2.2. Causes of deafness
When you begin working with deaf or hard-of-hearing CYP, it is important to check with the family and via medical records if the cause of their deafness is known. In many cases, the aetiology of deafness is not known or the family may have declined aetiological investigations. It may not be possible to discover the cause of deafness for many CYP.
The aetiology of deafness can influence how we work with a child or young person and impact the advice that we may give, eg communication style, placement options, and additional professionals.
There are different possible causes of deafness. Paediatric deafness can be generally described as congenital or acquired.
Congenital deafness is present from birth and can be classified as genetic or non-genetic. Genetic deafness is caused by the baby’s genes. Non-genetic deafness includes deafness caused by infections during pregnancy, infections the newborn baby has, trauma, prematurity, low birth weight, or hyperbilirubinemia.
Acquired deafness occurs after birth. This could be caused by infection, injury, or ototoxic drug treatment.
Deafness can be further described with the following definitions.
Genetic deafness can be passed on or inherited via DNA due to a mutated gene. There may not be any known family history of deafness, depending on whether the gene is dominant or recessive. If it is a dominant gene, this can come from either parent. In cases where it is recessive, both parents must be carriers of the gene in order for the mutation to be passed on to their children. Genetic causes can be subdivided into syndromic (more than one symptom) and non-syndromic (deafness only). Specific causes are discussed in more detail in the A–Z list section (2.3).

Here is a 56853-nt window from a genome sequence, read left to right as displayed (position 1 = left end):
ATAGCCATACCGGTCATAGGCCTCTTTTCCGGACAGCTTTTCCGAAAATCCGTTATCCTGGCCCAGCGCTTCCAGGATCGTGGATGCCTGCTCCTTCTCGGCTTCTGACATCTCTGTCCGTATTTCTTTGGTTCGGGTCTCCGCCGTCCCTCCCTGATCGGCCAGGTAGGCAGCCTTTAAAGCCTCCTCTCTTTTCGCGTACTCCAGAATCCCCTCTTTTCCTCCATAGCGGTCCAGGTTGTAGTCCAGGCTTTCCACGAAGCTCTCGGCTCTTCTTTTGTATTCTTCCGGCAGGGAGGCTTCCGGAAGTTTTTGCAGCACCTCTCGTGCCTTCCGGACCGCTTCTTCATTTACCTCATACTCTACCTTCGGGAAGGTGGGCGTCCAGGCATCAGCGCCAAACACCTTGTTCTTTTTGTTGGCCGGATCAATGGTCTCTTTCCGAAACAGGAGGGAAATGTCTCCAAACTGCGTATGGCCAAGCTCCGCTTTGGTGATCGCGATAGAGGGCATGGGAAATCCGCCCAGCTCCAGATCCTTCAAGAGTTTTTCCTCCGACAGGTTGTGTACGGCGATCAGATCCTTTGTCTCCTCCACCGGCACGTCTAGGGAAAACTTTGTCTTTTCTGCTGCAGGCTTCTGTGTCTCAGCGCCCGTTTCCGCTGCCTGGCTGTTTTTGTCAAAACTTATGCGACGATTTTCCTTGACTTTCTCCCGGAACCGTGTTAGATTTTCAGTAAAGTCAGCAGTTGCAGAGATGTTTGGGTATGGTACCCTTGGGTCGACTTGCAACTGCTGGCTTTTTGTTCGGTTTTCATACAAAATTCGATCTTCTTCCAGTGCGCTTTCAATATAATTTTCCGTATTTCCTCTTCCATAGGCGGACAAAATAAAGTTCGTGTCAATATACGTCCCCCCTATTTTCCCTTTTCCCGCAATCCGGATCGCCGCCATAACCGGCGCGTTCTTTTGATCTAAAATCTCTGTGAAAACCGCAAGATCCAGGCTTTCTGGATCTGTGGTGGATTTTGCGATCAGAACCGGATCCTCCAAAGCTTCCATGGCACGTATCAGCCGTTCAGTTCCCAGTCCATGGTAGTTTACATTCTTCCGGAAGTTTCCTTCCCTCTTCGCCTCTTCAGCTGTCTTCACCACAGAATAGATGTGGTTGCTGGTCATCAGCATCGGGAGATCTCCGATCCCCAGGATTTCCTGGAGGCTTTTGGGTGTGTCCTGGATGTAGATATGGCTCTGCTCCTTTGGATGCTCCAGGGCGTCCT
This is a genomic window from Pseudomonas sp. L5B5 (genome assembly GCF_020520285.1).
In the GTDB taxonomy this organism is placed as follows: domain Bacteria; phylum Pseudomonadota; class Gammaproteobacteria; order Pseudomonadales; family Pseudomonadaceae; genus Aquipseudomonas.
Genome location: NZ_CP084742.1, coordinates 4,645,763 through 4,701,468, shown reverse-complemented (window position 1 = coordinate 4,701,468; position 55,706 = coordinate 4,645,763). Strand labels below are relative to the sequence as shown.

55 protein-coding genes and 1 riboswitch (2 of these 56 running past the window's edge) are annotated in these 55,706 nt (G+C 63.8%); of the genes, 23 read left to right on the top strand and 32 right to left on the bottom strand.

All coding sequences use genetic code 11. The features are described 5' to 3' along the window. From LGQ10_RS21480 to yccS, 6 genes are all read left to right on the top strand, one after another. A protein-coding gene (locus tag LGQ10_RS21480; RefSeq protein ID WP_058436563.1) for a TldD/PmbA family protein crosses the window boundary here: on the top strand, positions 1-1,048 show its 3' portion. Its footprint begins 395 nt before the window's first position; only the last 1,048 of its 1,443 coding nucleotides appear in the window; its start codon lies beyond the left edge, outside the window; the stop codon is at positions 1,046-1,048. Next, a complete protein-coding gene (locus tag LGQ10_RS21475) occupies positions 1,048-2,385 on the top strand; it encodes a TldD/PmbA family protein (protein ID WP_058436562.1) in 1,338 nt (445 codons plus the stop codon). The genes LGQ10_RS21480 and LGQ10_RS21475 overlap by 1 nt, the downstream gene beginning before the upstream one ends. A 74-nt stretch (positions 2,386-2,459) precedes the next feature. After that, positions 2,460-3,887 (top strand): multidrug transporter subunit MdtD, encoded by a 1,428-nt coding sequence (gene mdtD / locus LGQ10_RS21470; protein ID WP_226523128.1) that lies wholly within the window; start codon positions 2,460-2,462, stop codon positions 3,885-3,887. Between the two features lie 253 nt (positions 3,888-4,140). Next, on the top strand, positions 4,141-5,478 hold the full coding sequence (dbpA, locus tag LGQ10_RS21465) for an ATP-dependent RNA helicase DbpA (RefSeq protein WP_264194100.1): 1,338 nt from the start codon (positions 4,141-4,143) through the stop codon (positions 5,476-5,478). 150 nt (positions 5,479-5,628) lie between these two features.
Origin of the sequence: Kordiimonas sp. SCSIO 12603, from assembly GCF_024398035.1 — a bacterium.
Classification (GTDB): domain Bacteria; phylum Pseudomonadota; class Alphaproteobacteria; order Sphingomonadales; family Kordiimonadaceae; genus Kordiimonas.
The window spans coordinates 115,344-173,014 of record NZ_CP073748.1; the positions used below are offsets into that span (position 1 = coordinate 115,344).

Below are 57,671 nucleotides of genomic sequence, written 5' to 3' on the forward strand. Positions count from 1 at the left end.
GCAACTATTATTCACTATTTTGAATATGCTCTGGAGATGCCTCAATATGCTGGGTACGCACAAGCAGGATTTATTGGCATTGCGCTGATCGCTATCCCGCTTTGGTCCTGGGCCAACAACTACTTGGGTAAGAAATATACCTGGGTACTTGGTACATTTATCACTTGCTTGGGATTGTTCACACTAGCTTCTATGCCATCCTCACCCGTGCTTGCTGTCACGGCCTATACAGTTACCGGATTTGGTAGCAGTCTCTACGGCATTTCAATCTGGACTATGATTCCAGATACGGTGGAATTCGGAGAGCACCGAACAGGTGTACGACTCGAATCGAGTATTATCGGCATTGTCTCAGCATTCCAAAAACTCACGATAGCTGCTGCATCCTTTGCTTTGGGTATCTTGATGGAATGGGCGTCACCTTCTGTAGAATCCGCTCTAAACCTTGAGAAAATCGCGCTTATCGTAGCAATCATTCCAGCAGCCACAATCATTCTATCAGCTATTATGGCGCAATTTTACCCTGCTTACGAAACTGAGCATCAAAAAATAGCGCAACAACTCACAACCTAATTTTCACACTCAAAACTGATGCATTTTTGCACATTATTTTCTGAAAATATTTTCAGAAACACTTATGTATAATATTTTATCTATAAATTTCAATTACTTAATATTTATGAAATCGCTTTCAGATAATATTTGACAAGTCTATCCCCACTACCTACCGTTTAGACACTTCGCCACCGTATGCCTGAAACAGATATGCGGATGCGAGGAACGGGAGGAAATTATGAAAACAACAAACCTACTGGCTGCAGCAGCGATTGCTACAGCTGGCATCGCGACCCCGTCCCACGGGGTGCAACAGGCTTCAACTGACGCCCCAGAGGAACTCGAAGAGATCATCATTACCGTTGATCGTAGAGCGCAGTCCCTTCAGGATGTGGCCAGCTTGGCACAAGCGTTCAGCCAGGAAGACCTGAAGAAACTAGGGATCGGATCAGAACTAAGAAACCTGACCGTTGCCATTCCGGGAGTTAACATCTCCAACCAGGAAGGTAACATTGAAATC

Environmental deafness can be caused by external factors such as medications, noise, and chemicals. An example of this could be gentamicin, given to treat a serious infection, or some types of chemotherapy drugs used to treat cancers.
Cisplatin-based chemotherapy agents used in childhood cancer treatment can result in sensori-neural deafness. Children having such treatment should be having their hearing monitored regularly. Any change in hearing thresholds may inform future treatments.
Gentamicin/streptomycin ameno glycoside
This is an antibiotic given to people in an emergency. In most cases, it serves to fight against a serious bacterial illness that could cause death. However, in some babies and older people, use of the drug can result in sensori-neural deafness.
Deafness can be caused by structural abnormalities of the outer, middle, or inner ear. Some examples of this are microtia, otosclerosis, and enlarged vestibular aqueducts (EVA). These are discussed in more detail in the A–Z list section (2.3).
Diseases of the ear
A range of different diseases of the ear have the potential to cause deafness, for example, cholesteatoma, Meniere’s disease, mastoiditis, and persistent otitis media with effusion (glue ear). You can find more detailed information about specific causes in the A–Z list section (2.3).
There are various other causes of deafness, such as prematurity and head trauma, which do not fall under the above categories.
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